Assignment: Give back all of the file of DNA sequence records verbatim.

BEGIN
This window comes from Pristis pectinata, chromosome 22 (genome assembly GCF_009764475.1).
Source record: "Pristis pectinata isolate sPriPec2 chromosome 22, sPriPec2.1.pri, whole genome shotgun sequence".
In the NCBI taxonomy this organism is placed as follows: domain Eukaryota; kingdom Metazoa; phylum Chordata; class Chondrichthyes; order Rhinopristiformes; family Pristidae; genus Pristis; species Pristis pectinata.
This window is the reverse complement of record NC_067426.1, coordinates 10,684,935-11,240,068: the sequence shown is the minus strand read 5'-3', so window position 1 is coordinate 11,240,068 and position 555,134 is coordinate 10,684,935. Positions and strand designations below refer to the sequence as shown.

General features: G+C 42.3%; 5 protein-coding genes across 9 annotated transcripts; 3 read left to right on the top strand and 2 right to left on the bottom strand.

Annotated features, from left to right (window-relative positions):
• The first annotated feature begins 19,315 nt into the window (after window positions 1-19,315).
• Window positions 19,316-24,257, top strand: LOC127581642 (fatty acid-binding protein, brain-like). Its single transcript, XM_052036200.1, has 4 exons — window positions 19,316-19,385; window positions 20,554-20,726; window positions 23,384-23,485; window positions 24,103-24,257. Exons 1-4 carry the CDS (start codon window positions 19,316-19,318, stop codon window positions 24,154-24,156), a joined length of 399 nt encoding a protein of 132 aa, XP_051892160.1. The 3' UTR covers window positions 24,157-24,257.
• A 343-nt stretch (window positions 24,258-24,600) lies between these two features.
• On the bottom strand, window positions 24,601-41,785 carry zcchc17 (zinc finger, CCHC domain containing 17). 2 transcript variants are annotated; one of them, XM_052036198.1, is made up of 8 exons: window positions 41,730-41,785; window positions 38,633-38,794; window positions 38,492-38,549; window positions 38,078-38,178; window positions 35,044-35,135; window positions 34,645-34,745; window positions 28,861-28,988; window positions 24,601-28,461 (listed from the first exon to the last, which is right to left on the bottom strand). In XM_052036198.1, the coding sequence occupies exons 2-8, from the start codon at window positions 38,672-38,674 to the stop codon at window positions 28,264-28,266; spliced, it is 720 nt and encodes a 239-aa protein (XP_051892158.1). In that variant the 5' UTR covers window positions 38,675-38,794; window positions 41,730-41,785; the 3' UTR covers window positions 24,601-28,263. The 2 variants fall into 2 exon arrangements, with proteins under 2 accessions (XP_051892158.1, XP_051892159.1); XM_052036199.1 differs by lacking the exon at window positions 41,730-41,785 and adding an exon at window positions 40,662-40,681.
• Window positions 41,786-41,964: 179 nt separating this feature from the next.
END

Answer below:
This window comes from Pristis pectinata, chromosome 22 (genome assembly GCF_009764475.1).
Source record: "Pristis pectinata isolate sPriPec2 chromosome 22, sPriPec2.1.pri, whole genome shotgun sequence".
In the NCBI taxonomy this organism is placed as follows: domain Eukaryota; kingdom Metazoa; phylum Chordata; class Chondrichthyes; order Rhinopristiformes; family Pristidae; genus Pristis; species Pristis pectinata.
This window is the reverse complement of record NC_067426.1, coordinates 10,684,935-11,240,068: the sequence shown is the minus strand read 5'-3', so window position 1 is coordinate 11,240,068 and position 555,134 is coordinate 10,684,935. Positions and strand designations below refer to the sequence as shown.

General features: G+C 42.3%; 5 protein-coding genes across 9 annotated transcripts; 3 read left to right on the top strand and 2 right to left on the bottom strand.

Annotated features, from left to right (window-relative positions):
• The first annotated feature begins 19,315 nt into the window (after window positions 1-19,315).
• Window positions 19,316-24,257, top strand: LOC127581642 (fatty acid-binding protein, brain-like). Its single transcript, XM_052036200.1, has 4 exons — window positions 19,316-19,385; window positions 20,554-20,726; window positions 23,384-23,485; window positions 24,103-24,257. Exons 1-4 carry the CDS (start codon window positions 19,316-19,318, stop codon window positions 24,154-24,156), a joined length of 399 nt encoding a protein of 132 aa, XP_051892160.1. The 3' UTR covers window positions 24,157-24,257.
• A 343-nt stretch (window positions 24,258-24,600) lies between these two features.
• On the bottom strand, window positions 24,601-41,785 carry zcchc17 (zinc finger, CCHC domain containing 17). 2 transcript variants are annotated; one of them, XM_052036198.1, is made up of 8 exons: window positions 41,730-41,785; window positions 38,633-38,794; window positions 38,492-38,549; window positions 38,078-38,178; window positions 35,044-35,135; window positions 34,645-34,745; window positions 28,861-28,988; window positions 24,601-28,461 (listed from the first exon to the last, which is right to left on the bottom strand). In XM_052036198.1, the coding sequence occupies exons 2-8, from the start codon at window positions 38,672-38,674 to the stop codon at window positions 28,264-28,266; spliced, it is 720 nt and encodes a 239-aa protein (XP_051892158.1). In that variant the 5' UTR covers window positions 38,675-38,794; window positions 41,730-41,785; the 3' UTR covers window positions 24,601-28,263. The 2 variants fall into 2 exon arrangements, with proteins under 2 accessions (XP_051892158.1, XP_051892159.1); XM_052036199.1 differs by lacking the exon at window positions 41,730-41,785 and adding an exon at window positions 40,662-40,681.
• Window positions 41,786-41,964: 179 nt separating this feature from the next.